The Murder Mystery Company sends temporary detectives down trails filled with clues, laughs, and imaginary murther most foul. During each crime-riddled event, participants work together to solve a perplexing homicide, combining their interrogative skills, keen eyes, and collections of fake mustaches to crack the case and apprehend the culprit. To further set the scene, The Murder Mystery Company encourages investigators to don costumes according to detailed themes, which range from the gangster-run speakeasies of the nineteen-twenties to the totally boss parties of the nineteen-eighties. The company's troupe of actors tailors the show to a wide range of functions, including team-building exercises, private get-togethers, and children's parties, but definitely excluding any of Professor Plum’s candlestick-filled dinner parties.
The Riviera Theatre has been a major part of Chicago since 1917. In that year, the Riviera was built – in what is now the Uptown theater district – as a movie theater. In 1986, the Riviera was converted into a nightclub and later morphed into what is now Chicago’s most well-known venue for concerts and special events. A brief look at their history and you’ll see that the Riviera has played host to the world’s most famous performers and has no intention of letting that reputation slide. The Riviera Theatre is also available for special-event rentals such as rock concerts, corporate parties, proms, and much more. Be sure to visit their website to find out about upcoming concerts, events, and other activities. Make the Riviera Theatre your place to go for all things entertainment related.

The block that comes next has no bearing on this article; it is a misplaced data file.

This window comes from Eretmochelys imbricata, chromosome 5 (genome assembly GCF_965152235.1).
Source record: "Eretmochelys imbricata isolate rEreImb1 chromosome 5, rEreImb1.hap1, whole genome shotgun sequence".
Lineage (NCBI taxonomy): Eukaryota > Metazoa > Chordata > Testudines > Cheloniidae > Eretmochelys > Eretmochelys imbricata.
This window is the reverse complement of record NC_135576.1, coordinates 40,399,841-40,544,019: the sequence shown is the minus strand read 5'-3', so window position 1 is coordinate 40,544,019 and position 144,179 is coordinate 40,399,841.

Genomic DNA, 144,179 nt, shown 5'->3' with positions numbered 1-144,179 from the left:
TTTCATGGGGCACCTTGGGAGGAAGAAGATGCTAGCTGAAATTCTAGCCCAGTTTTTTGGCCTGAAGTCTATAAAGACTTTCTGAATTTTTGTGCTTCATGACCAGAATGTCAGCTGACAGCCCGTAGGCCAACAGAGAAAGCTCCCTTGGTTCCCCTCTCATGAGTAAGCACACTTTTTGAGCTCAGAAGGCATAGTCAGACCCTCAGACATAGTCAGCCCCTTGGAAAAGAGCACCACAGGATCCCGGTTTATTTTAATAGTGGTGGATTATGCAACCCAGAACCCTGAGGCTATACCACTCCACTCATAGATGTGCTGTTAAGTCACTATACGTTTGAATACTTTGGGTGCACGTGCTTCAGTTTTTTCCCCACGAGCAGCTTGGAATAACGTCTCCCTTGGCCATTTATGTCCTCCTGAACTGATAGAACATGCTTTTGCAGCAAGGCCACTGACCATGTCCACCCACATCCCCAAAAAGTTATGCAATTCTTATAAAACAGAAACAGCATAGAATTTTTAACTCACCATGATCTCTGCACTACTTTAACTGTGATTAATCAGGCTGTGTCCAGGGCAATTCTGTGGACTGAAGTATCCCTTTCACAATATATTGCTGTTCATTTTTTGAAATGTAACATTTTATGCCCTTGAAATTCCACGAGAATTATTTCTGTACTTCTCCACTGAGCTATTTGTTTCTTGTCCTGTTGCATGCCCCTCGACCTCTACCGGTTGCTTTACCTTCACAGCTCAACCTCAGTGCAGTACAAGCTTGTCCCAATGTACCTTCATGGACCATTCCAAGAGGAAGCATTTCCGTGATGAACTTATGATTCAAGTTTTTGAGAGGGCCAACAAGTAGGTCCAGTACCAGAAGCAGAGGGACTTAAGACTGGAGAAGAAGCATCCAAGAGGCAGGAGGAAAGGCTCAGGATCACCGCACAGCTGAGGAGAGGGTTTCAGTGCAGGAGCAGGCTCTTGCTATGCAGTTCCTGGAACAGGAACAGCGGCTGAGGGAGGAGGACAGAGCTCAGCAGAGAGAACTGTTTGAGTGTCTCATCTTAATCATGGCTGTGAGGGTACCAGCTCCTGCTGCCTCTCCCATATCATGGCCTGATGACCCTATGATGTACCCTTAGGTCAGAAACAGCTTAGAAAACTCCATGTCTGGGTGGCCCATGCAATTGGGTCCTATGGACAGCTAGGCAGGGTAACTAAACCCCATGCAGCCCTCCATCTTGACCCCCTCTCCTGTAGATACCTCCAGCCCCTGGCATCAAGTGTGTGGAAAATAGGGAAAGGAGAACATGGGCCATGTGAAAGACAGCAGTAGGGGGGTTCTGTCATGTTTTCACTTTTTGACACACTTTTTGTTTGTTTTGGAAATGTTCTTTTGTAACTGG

The Copernicus Center is one of the hippest, most modern musical meccas in all of Chicago. Formerly a movie palace, the Copernicus Center was renovated in 1981 to cater to the performing artists of the city. Some of the more notable events that happen here include comedic impersonations of famous celebrities including Elvis, Polka Band performances, and the annual Taste of Polonia festival, where a $7 adult ticket gives you access to ethnic food from all over the globe, access to a bouncy house, and prize games from as little as $5 per month. This fantastical event takes place in late August of every year, and features live musical performances from some of the biggest local names in music.
Looking for dinner and live show in Chicago? You'll find it at Mayne Stage in historic Rogers Park. What began as a vaudeville / movie house in 1912 now offers 230-seats of entertainment possibilities thanks to a multi-million dollar renovation. Catch musical acts, plays, comedians, dance troops… you name it. It's not only live performances at Mayne Stage though (or its onsite restaurant simply called The Pub). You can rent the space for your personal events like video shoots, educational performances, corporate events, reunions, receptions and fundraisers… just to name a few opportunities. If you’re seeking a vaudeville flare for the 21st Century, Mayne Stage is the place to be.